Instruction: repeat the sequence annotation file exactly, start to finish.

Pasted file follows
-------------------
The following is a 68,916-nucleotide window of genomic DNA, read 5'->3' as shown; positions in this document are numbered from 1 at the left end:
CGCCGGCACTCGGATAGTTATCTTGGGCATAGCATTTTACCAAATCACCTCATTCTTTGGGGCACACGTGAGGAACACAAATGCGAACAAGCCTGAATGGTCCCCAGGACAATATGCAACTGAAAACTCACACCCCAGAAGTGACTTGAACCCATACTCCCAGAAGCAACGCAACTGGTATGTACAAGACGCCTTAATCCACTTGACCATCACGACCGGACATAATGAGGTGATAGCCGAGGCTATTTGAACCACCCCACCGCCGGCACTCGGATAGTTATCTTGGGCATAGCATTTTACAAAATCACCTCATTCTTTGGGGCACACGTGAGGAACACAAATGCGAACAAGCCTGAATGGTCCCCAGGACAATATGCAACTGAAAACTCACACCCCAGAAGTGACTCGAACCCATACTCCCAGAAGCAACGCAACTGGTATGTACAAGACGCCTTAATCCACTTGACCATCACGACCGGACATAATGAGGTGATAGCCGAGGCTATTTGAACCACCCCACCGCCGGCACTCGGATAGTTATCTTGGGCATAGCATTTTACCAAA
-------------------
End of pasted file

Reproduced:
The following is a 68,916-nucleotide window of genomic DNA, read 5'->3' as shown; positions in this document are numbered from 1 at the left end:
CGCCGGCACTCGGATAGTTATCTTGGGCATAGCATTTTACCAAATCACCTCATTCTTTGGGGCACACGTGAGGAACACAAATGCGAACAAGCCTGAATGGTCCCCAGGACAATATGCAACTGAAAACTCACACCCCAGAAGTGACTTGAACCCATACTCCCAGAAGCAACGCAACTGGTATGTACAAGACGCCTTAATCCACTTGACCATCACGACCGGACATAATGAGGTGATAGCCGAGGCTATTTGAACCACCCCACCGCCGGCACTCGGATAGTTATCTTGGGCATAGCATTTTACAAAATCACCTCATTCTTTGGGGCACACGTGAGGAACACAAATGCGAACAAGCCTGAATGGTCCCCAGGACAATATGCAACTGAAAACTCACACCCCAGAAGTGACTCGAACCCATACTCCCAGAAGCAACGCAACTGGTATGTACAAGACGCCTTAATCCACTTGACCATCACGACCGGACATAATGAGGTGATAGCCGAGGCTATTTGAACCACCCCACCGCCGGCACTCGGATAGTTATCTTGGGCATAGCATTTTACCAAA